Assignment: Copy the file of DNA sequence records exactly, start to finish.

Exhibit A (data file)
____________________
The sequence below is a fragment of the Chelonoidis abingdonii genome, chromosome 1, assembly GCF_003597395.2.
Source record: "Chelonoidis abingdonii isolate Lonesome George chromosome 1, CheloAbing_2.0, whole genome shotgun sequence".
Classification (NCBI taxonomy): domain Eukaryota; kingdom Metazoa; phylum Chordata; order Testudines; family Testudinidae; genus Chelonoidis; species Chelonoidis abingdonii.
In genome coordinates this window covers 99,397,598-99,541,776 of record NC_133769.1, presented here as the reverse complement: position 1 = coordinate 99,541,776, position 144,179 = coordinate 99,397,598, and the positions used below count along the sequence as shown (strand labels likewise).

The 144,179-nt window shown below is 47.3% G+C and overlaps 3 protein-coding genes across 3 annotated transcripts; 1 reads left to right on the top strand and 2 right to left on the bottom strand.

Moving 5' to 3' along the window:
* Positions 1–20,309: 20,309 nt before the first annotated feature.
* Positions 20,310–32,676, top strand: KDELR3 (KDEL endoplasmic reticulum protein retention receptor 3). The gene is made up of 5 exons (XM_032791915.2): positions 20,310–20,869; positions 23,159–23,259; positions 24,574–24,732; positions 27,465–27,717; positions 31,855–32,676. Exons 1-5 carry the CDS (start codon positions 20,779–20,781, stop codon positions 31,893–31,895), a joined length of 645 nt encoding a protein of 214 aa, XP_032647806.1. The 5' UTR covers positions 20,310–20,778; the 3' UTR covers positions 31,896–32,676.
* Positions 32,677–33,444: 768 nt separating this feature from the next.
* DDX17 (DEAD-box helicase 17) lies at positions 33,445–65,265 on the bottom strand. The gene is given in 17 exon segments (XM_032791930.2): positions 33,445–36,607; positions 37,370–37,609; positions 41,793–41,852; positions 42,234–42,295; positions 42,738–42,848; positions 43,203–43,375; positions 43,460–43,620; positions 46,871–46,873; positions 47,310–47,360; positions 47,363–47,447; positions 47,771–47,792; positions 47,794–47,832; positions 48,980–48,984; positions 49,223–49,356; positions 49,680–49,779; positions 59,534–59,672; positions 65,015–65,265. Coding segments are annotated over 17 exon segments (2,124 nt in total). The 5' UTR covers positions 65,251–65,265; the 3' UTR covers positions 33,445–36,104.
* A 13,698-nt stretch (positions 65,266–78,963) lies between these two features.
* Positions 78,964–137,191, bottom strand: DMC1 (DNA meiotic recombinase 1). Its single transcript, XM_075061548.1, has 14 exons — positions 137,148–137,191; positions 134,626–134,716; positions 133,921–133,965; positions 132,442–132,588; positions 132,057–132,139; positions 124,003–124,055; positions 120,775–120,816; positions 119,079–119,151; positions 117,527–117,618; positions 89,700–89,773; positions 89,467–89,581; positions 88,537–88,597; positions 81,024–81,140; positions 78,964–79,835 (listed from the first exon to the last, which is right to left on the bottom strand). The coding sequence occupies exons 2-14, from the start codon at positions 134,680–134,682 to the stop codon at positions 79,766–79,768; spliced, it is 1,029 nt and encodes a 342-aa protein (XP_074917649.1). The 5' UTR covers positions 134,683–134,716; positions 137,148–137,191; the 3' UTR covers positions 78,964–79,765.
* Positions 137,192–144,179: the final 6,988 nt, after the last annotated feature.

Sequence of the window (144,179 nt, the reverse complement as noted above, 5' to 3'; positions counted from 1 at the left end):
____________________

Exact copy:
The sequence below is a fragment of the Chelonoidis abingdonii genome, chromosome 1, assembly GCF_003597395.2.
Source record: "Chelonoidis abingdonii isolate Lonesome George chromosome 1, CheloAbing_2.0, whole genome shotgun sequence".
Classification (NCBI taxonomy): domain Eukaryota; kingdom Metazoa; phylum Chordata; order Testudines; family Testudinidae; genus Chelonoidis; species Chelonoidis abingdonii.
In genome coordinates this window covers 99,397,598-99,541,776 of record NC_133769.1, presented here as the reverse complement: position 1 = coordinate 99,541,776, position 144,179 = coordinate 99,397,598, and the positions used below count along the sequence as shown (strand labels likewise).

The 144,179-nt window shown below is 47.3% G+C and overlaps 3 protein-coding genes across 3 annotated transcripts; 1 reads left to right on the top strand and 2 right to left on the bottom strand.

Moving 5' to 3' along the window:
* Positions 1–20,309: 20,309 nt before the first annotated feature.
* Positions 20,310–32,676, top strand: KDELR3 (KDEL endoplasmic reticulum protein retention receptor 3). The gene is made up of 5 exons (XM_032791915.2): positions 20,310–20,869; positions 23,159–23,259; positions 24,574–24,732; positions 27,465–27,717; positions 31,855–32,676. Exons 1-5 carry the CDS (start codon positions 20,779–20,781, stop codon positions 31,893–31,895), a joined length of 645 nt encoding a protein of 214 aa, XP_032647806.1. The 5' UTR covers positions 20,310–20,778; the 3' UTR covers positions 31,896–32,676.
* Positions 32,677–33,444: 768 nt separating this feature from the next.
* DDX17 (DEAD-box helicase 17) lies at positions 33,445–65,265 on the bottom strand. The gene is given in 17 exon segments (XM_032791930.2): positions 33,445–36,607; positions 37,370–37,609; positions 41,793–41,852; positions 42,234–42,295; positions 42,738–42,848; positions 43,203–43,375; positions 43,460–43,620; positions 46,871–46,873; positions 47,310–47,360; positions 47,363–47,447; positions 47,771–47,792; positions 47,794–47,832; positions 48,980–48,984; positions 49,223–49,356; positions 49,680–49,779; positions 59,534–59,672; positions 65,015–65,265. Coding segments are annotated over 17 exon segments (2,124 nt in total). The 5' UTR covers positions 65,251–65,265; the 3' UTR covers positions 33,445–36,104.
* A 13,698-nt stretch (positions 65,266–78,963) lies between these two features.
* Positions 78,964–137,191, bottom strand: DMC1 (DNA meiotic recombinase 1). Its single transcript, XM_075061548.1, has 14 exons — positions 137,148–137,191; positions 134,626–134,716; positions 133,921–133,965; positions 132,442–132,588; positions 132,057–132,139; positions 124,003–124,055; positions 120,775–120,816; positions 119,079–119,151; positions 117,527–117,618; positions 89,700–89,773; positions 89,467–89,581; positions 88,537–88,597; positions 81,024–81,140; positions 78,964–79,835 (listed from the first exon to the last, which is right to left on the bottom strand). The coding sequence occupies exons 2-14, from the start codon at positions 134,680–134,682 to the stop codon at positions 79,766–79,768; spliced, it is 1,029 nt and encodes a 342-aa protein (XP_074917649.1). The 5' UTR covers positions 134,683–134,716; positions 137,148–137,191; the 3' UTR covers positions 78,964–79,765.
* Positions 137,192–144,179: the final 6,988 nt, after the last annotated feature.

Sequence of the window (144,179 nt, the reverse complement as noted above, 5' to 3'; positions counted from 1 at the left end):